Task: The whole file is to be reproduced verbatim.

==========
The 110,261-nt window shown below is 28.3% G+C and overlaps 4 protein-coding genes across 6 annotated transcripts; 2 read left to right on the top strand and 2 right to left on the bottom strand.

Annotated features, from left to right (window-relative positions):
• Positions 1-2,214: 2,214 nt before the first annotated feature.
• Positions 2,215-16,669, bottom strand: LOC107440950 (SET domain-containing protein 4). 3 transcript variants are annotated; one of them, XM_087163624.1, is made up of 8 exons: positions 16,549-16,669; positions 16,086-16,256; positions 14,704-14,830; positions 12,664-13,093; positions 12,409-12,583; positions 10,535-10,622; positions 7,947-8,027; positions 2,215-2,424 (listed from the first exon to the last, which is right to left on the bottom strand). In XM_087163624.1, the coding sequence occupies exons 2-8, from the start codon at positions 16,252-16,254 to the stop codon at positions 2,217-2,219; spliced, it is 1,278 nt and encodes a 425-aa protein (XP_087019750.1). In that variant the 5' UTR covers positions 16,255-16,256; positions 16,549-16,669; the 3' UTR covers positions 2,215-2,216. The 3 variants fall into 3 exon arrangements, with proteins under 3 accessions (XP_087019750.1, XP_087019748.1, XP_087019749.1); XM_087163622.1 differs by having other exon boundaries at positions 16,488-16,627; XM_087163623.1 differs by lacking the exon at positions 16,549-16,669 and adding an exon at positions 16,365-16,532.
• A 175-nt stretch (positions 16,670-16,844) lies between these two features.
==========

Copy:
The 110,261-nt window shown below is 28.3% G+C and overlaps 4 protein-coding genes across 6 annotated transcripts; 2 read left to right on the top strand and 2 right to left on the bottom strand.

Annotated features, from left to right (window-relative positions):
• Positions 1-2,214: 2,214 nt before the first annotated feature.
• Positions 2,215-16,669, bottom strand: LOC107440950 (SET domain-containing protein 4). 3 transcript variants are annotated; one of them, XM_087163624.1, is made up of 8 exons: positions 16,549-16,669; positions 16,086-16,256; positions 14,704-14,830; positions 12,664-13,093; positions 12,409-12,583; positions 10,535-10,622; positions 7,947-8,027; positions 2,215-2,424 (listed from the first exon to the last, which is right to left on the bottom strand). In XM_087163624.1, the coding sequence occupies exons 2-8, from the start codon at positions 16,252-16,254 to the stop codon at positions 2,217-2,219; spliced, it is 1,278 nt and encodes a 425-aa protein (XP_087019750.1). In that variant the 5' UTR covers positions 16,255-16,256; positions 16,549-16,669; the 3' UTR covers positions 2,215-2,216. The 3 variants fall into 3 exon arrangements, with proteins under 3 accessions (XP_087019750.1, XP_087019748.1, XP_087019749.1); XM_087163622.1 differs by having other exon boundaries at positions 16,488-16,627; XM_087163623.1 differs by lacking the exon at positions 16,549-16,669 and adding an exon at positions 16,365-16,532.
• A 175-nt stretch (positions 16,670-16,844) lies between these two features.